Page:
Full moon nights are equally spectacular, especially in winter when white snow capped mountains reflect the moon glow. Local outdoor and adventure groups frequently host full moon hikes, bike rides, cross-country ski and snowshoeing tours in winter and summer. If you’re after some company and the opportunity to photograph people in action in settings that will take your breath away, take advantage of these events.



When and Where

There are more opportunities for photography than can be listed here. Every season has something to offer and as so many Bishop and Eastern Sierra residents say, “There is a lifetime of exploration here.”

Pop in to the Bishop and US Forest Service visitor centers, go to the galleries and the Inyo Council for the Arts, talk to the staff and docents at local museums and events offices, chat with customer service folks at local stores, and by all means just stop and ask a local resident.

We are crazy in love with our town and its surroundings and will tell you stories about it and give you directions to all manner of wonderful things to see and photograph. We just ask that you please respect the privacy of individuals and private property, keep our public lands clean and undisturbed, and please, please never feed wild animals.

We’d love it if you shared your photographs to our Facebook page too!

Coronavirus Special Message

Check out the Digital Bishop Visitor Guide!

Archived Stories

Tell us:

Follow Us on Instagram

Join Us on Facebook!

Comments Box SVG iconsUsed for the like, share, comment, and reaction icons

1 day ago

Fall colors are scarce, and winter is right around the corner. If you are looking for a little inspiration on winter activities, check out this article from California High Sierra.

Photo by Instagram user @amithsreedhar on 1/15/2020
... See MoreSee Less

Fall colors are scarce, and winter is right around the corner. If you are looking for a little inspiration on winter activities, check out this article from California High Sierra.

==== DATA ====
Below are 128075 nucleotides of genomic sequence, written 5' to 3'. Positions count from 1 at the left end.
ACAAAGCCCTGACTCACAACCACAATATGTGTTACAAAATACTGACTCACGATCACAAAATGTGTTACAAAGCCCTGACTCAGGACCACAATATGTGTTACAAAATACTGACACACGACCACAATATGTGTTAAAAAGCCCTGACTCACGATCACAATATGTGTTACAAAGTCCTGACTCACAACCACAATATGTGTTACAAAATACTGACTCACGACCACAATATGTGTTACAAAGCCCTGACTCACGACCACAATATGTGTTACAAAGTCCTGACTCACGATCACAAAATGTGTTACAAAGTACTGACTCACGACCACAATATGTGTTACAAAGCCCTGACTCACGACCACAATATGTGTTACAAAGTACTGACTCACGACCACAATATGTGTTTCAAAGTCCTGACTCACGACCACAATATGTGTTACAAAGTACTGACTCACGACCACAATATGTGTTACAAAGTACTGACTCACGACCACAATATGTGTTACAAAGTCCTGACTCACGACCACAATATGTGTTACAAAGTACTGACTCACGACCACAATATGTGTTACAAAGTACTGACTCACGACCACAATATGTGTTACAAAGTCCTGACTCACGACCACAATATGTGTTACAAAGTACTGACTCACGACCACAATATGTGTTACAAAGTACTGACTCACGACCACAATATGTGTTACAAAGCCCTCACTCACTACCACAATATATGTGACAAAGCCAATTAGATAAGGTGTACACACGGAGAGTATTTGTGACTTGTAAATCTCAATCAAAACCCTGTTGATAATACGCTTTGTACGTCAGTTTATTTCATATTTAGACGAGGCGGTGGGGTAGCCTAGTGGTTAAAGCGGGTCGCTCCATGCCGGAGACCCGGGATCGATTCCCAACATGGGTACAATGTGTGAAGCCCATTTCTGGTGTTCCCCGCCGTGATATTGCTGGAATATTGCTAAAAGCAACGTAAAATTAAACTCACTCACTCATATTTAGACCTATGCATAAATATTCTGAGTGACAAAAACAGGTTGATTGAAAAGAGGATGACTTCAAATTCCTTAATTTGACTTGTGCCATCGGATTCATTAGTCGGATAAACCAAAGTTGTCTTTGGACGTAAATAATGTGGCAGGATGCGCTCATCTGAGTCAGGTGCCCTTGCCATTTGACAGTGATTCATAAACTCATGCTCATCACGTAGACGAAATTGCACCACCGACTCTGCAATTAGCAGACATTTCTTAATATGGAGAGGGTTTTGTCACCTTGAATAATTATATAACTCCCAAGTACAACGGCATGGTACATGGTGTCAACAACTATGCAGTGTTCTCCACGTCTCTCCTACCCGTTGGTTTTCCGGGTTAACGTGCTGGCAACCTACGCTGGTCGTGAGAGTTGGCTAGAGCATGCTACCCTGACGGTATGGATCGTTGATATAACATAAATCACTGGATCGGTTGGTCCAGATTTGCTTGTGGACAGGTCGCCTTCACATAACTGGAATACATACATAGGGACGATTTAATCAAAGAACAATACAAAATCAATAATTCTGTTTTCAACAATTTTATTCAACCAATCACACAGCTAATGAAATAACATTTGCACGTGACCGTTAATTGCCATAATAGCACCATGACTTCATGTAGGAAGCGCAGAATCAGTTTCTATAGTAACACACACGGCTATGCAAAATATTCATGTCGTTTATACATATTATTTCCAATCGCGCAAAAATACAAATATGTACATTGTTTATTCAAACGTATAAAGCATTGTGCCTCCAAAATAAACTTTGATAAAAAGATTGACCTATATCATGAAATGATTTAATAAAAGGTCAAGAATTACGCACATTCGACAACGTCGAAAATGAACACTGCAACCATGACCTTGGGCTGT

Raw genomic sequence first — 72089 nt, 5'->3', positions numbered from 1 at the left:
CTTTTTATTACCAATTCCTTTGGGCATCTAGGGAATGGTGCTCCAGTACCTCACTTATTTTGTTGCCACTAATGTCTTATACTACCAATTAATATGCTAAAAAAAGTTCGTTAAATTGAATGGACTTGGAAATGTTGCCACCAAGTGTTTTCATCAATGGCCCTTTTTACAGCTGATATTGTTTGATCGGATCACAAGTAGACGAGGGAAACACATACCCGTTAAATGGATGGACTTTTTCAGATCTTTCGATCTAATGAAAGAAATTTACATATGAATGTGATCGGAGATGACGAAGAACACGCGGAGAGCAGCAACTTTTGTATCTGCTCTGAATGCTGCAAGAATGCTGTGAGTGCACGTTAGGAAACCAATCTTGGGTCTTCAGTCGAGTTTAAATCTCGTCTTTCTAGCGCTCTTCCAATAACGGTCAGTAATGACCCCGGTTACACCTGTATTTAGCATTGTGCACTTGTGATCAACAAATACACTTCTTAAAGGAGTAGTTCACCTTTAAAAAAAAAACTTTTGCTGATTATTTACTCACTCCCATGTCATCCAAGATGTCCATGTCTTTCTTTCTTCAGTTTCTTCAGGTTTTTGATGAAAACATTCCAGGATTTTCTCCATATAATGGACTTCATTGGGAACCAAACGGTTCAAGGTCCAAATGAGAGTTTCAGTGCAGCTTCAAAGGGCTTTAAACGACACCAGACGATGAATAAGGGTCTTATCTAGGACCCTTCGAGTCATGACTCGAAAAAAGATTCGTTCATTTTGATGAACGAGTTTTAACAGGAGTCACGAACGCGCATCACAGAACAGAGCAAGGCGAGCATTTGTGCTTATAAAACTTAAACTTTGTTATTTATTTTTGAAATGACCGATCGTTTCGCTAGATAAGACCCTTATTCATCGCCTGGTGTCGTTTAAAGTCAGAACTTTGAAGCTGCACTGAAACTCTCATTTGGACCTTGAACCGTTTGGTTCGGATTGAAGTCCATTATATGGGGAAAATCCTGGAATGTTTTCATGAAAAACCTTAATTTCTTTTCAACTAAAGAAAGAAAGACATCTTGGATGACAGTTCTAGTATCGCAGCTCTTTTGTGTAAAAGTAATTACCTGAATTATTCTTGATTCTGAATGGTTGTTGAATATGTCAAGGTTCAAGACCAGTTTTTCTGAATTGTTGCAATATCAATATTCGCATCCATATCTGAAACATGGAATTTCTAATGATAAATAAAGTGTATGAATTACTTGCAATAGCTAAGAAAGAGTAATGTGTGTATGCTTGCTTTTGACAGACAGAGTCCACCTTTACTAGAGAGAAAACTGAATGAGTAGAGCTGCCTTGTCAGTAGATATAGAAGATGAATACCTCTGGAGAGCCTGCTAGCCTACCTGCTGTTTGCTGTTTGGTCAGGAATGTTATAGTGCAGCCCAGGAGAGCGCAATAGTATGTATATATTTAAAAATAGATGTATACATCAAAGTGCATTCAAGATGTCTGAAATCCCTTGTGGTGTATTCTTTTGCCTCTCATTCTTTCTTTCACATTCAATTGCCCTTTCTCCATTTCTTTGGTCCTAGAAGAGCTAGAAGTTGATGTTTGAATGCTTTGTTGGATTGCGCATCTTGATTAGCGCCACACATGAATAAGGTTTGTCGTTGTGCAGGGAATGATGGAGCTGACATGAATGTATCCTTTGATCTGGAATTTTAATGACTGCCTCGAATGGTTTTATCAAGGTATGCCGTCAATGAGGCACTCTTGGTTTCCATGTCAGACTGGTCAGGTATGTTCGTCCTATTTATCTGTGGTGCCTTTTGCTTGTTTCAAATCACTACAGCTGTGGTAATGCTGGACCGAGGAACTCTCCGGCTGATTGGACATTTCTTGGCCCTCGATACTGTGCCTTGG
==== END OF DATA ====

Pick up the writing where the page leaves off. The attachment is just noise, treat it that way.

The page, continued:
Photo by Instagram user @amithsreedhar on 1/15/2020

Comment on Facebook

I caught a lot of nice Trout in that river, during the '70s...

That’s a lot of brown and dead evergreens.

Breathtaking xo!!!!!!!

So beautiful!

Looks like another picture I have seen. They were asking where It was. Except It was taken in summer and this is a Winter photo.


Florence L

Ann Craig

where is this ?

Wow amazing picture

So beautiful and amazing picture thanks for sharing 🙂🙂❤❤

View more comments

3 days ago

Hmmmmm... thinking about all of the things I'm grateful for...
Happy Thanksgiving, friends!!

Photo by Instagram user @pardonmyfrencheee
#keepbishopsafe #Thanksgiving2020
... See MoreSee Less

Hmmmmm... thinking about all of the things Im grateful for...
Happy Thanksgiving, friends!!

Photo by Instagram user @pardonmyfrencheee
#keepbishopsafe #Thanksgiving2020

Comment on Facebook

FWIW, it's interesting that "Visit Bishop" posts a photo of scenery that's 60 miles away. Just sayin'... but I love this photo! <3

What a great photo !!

Great picture thanks for sharing 🙂🙂❤❤🦃🦃

Adorable.....just like Bishop! Happy Thanksgiving, everyone❤️🦃🍁

Happy Thanksgiving!

Shana Gordon

See you soon!

View more comments

3 days ago

Members of the Emmy-award winning CBS show “One Day at a Time” and state health expert Dr. Diana Ramos share important tips and information on how to have safe family holidays in the time of COVID-19. Check it out!

Happy Thanksgiving!! (English) (Spanish)
... See MoreSee Less

5 days ago

This is Bishop from the Tungsten Hills looking east. Our little town is almost like an island. We have to travel hours to do most major shopping, or for any major medical issues. For most of us, it is absolutely worth it because we love the Eastern Sierra and although our town is small, our “backyard” is big and full of majestic natural beauty. We know many of you who live far away love this place as well. ❤️

So as you are making holiday plans this year, please remember to protect the people and places you love to play in. We appreciate it!!

Photo by Betsy Forsyth Johnson
... See MoreSee Less

This is Bishop from the Tungsten Hills looking east. Our little town is almost like an island. We have to travel hours to do most major shopping, or for any major medical issues. For most of us, it is absolutely worth it because we love the Eastern Sierra and although our town is small, our “backyard” is big and full of majestic natural beauty. We know many of you who live far away love this place as well. ❤️